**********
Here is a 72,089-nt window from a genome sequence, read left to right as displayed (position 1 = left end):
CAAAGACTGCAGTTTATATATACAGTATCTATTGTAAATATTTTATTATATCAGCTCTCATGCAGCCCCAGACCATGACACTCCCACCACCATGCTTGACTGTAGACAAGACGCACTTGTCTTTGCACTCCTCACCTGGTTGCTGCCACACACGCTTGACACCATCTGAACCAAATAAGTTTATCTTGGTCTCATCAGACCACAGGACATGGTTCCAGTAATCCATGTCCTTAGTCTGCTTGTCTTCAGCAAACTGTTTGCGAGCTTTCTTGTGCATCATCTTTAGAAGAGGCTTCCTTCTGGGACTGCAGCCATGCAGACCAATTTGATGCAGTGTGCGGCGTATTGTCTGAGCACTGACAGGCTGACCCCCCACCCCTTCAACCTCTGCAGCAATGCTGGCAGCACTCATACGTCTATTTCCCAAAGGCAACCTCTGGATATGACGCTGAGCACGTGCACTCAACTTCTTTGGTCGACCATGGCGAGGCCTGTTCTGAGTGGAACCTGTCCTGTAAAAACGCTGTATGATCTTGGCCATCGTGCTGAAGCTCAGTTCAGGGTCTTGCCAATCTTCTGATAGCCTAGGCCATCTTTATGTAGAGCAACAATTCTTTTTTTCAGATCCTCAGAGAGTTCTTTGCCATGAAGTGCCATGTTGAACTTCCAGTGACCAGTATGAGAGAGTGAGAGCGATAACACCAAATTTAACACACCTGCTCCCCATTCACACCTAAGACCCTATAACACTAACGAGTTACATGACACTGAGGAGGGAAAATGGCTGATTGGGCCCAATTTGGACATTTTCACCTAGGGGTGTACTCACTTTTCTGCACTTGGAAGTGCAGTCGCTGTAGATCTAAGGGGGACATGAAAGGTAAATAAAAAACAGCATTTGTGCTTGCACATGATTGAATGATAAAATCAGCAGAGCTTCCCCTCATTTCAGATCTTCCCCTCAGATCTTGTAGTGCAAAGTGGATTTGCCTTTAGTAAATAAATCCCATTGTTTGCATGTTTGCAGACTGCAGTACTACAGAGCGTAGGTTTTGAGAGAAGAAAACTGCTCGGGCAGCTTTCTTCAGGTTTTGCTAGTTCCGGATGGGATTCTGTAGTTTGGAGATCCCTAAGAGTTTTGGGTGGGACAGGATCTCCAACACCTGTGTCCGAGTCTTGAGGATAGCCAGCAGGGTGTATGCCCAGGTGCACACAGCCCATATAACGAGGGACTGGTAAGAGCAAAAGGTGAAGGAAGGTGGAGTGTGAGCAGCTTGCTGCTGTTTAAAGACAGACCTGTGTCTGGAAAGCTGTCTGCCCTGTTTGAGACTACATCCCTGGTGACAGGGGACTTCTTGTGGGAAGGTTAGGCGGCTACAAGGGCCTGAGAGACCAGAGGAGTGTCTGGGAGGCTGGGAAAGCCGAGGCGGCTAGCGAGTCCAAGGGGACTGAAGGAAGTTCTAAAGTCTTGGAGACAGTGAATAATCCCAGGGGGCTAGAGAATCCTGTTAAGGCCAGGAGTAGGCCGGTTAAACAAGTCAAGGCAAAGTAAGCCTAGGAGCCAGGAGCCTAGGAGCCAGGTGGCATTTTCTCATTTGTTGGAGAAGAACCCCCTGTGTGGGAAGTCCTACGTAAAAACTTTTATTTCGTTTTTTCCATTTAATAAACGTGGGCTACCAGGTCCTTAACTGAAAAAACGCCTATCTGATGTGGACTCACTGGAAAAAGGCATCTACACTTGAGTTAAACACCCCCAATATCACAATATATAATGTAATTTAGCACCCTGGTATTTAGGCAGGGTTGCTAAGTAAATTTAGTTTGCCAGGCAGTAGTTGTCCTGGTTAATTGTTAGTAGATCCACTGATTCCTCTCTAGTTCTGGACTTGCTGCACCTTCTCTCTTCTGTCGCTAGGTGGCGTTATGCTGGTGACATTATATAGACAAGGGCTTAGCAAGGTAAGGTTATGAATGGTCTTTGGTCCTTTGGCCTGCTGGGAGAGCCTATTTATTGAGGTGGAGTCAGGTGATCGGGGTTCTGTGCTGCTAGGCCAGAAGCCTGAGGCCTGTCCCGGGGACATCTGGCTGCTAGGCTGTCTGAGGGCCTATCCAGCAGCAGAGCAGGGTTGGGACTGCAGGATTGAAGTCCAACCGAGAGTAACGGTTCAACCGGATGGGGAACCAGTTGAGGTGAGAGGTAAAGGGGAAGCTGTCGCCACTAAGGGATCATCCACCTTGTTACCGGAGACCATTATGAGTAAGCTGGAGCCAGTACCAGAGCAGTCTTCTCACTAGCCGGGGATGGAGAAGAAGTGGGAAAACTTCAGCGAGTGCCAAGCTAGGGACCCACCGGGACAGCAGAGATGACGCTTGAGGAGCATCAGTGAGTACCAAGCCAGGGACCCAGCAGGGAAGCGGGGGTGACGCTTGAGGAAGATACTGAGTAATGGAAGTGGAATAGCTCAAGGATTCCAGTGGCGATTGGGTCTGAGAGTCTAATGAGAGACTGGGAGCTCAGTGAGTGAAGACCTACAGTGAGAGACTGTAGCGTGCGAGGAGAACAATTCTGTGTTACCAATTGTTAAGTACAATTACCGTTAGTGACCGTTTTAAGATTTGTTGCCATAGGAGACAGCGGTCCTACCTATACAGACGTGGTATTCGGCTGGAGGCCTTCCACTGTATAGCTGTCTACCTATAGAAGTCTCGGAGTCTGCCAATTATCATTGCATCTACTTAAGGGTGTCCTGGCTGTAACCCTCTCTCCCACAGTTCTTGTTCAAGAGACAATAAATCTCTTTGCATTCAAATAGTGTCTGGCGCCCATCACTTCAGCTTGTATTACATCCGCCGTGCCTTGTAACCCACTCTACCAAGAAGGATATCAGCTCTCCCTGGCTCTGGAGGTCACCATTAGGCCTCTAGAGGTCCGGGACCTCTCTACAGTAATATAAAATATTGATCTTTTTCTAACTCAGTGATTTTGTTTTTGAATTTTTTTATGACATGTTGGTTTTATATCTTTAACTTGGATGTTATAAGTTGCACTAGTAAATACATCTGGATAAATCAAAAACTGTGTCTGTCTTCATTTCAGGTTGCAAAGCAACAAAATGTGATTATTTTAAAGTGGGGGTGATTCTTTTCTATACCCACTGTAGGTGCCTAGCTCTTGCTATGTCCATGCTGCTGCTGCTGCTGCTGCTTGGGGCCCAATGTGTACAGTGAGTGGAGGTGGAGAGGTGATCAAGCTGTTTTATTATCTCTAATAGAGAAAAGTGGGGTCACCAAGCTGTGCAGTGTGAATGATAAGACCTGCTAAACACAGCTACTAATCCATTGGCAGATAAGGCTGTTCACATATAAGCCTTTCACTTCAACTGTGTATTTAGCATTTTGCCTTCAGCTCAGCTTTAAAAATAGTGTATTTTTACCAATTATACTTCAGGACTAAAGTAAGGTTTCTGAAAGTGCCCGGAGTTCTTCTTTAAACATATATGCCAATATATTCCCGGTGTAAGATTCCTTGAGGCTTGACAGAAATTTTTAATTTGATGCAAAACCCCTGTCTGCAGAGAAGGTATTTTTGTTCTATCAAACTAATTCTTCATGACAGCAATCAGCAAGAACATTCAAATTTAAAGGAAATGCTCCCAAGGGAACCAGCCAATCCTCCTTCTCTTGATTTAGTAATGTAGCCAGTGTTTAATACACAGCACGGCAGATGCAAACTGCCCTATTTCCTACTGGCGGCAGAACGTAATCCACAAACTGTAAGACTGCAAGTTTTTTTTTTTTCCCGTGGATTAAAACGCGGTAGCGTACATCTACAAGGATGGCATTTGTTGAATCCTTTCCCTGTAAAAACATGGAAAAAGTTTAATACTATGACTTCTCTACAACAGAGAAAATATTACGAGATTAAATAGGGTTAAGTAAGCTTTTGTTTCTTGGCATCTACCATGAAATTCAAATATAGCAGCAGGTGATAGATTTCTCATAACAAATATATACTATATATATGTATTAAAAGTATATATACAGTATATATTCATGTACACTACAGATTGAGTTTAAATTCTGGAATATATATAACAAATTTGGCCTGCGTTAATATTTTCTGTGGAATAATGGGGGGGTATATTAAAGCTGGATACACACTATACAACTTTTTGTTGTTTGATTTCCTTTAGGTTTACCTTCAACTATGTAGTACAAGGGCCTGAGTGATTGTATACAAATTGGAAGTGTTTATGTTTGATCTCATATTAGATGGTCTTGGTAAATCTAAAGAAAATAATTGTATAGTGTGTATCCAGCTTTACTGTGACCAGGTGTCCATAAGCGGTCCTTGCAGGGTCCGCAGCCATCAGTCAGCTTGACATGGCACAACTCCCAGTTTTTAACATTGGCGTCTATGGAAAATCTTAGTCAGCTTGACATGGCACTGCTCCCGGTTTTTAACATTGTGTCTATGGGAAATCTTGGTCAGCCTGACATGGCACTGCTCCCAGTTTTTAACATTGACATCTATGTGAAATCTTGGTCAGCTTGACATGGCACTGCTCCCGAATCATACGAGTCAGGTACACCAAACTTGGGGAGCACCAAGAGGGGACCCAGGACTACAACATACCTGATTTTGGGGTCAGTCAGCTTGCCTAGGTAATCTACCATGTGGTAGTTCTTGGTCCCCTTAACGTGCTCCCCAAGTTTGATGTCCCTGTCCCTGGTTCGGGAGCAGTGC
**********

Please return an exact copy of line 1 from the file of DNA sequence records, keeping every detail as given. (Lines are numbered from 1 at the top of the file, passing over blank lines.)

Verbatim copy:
Here is a 72,089-nt window from a genome sequence, read left to right as displayed (position 1 = left end):